We had a heat wave this weekend with sweltering temperatures. Wanting to escape the heat I headed up to Mt. Hood where it was cooler and I set up camp for the weekend. Even up there it got hot during the day so I did a fairly easy hike on Saturday. After breakfast Saturday morning I drove up to Lolo Pass and hiked the PCT southbound toward Bald Mountain (hike description). The trail is in the trees, but I was fine with that because the shade felt great.

PCT

PCT

At 1.7 miles there’s an opening in the trees and boom! Great view of Mt. Hood! That little white smudge at lower right is the very busy and crowded Top Spur Trailhead where people start their hike to McNeil Point. Bald Mountain – my destination, is the foreground bump at right:

PCT

I passed the junction with the Top Spur Trail and then came to the four-way junction and the wilderness boundary:

PCT

Shortly after that is an obvious but unmarked side trail to the left. This is the spur trail to the top of Bald Mountain:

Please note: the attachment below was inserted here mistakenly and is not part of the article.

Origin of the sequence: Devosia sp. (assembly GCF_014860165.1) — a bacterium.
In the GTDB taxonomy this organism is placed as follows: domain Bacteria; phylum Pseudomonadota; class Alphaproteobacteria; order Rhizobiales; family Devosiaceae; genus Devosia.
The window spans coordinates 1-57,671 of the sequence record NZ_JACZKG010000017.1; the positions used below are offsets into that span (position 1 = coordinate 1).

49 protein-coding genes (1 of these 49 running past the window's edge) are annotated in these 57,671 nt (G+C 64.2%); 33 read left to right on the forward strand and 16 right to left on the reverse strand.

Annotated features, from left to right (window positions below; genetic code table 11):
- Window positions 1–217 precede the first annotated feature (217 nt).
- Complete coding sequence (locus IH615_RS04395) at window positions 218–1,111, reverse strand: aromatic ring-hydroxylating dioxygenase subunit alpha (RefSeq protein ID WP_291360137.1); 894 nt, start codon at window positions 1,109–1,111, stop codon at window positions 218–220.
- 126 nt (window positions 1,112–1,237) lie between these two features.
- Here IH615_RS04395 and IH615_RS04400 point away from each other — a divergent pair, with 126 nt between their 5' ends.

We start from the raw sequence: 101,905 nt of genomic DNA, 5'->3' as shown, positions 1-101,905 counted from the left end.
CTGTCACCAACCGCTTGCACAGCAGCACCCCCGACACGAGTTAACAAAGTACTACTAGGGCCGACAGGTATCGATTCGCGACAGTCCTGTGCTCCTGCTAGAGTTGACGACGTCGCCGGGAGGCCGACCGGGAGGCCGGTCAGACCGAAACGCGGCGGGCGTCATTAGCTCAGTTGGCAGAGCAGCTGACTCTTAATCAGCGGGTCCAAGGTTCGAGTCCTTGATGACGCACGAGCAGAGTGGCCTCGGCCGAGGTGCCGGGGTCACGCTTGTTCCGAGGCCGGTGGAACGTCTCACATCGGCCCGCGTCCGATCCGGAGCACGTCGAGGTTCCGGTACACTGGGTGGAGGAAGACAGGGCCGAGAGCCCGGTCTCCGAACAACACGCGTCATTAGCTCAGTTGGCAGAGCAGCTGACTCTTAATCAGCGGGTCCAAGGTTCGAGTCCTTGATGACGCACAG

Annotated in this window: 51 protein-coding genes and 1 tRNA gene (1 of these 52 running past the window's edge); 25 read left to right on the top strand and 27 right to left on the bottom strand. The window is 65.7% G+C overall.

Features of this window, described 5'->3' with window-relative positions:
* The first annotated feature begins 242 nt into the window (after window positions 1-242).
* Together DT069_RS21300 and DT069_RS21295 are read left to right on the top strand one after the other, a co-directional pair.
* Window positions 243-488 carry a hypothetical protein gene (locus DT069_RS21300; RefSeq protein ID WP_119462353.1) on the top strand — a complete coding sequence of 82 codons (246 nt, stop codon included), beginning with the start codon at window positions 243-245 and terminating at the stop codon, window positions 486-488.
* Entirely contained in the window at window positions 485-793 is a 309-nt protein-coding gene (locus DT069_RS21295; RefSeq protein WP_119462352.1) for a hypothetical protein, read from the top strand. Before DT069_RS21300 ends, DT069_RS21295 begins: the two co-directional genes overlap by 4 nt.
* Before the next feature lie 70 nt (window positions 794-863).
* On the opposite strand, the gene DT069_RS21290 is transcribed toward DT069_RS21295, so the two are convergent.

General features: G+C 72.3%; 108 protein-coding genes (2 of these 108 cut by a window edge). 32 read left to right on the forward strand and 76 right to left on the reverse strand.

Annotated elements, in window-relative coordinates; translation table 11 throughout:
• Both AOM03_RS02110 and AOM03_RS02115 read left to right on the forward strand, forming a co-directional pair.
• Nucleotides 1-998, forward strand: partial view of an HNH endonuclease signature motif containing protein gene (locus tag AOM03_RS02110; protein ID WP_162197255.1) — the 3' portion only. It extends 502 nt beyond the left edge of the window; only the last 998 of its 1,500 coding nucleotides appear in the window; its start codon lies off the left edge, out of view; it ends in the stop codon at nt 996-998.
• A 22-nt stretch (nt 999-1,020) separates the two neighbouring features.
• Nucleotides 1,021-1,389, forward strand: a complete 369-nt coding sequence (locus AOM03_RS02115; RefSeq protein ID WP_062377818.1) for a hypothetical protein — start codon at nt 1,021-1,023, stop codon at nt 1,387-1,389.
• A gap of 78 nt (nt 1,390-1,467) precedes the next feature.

Bald Mountain

The trail is well-trod and easy to follow:

Bald Mountain Trail

There was a fire lookout up here in the 1930s (read more about that here). All the evidence that remains are a few chunks of concrete:

Bald Mountain

There’s a nice flat spot to camp up here. No water, of course, but man, what great place to watch the alpenglow on Mt. Hood at the end of the day! I was surprised that I didn’t find a trash-filled fire ring here:

Bald Mountain

There was a nice batch of columbine in bloom:

Columbine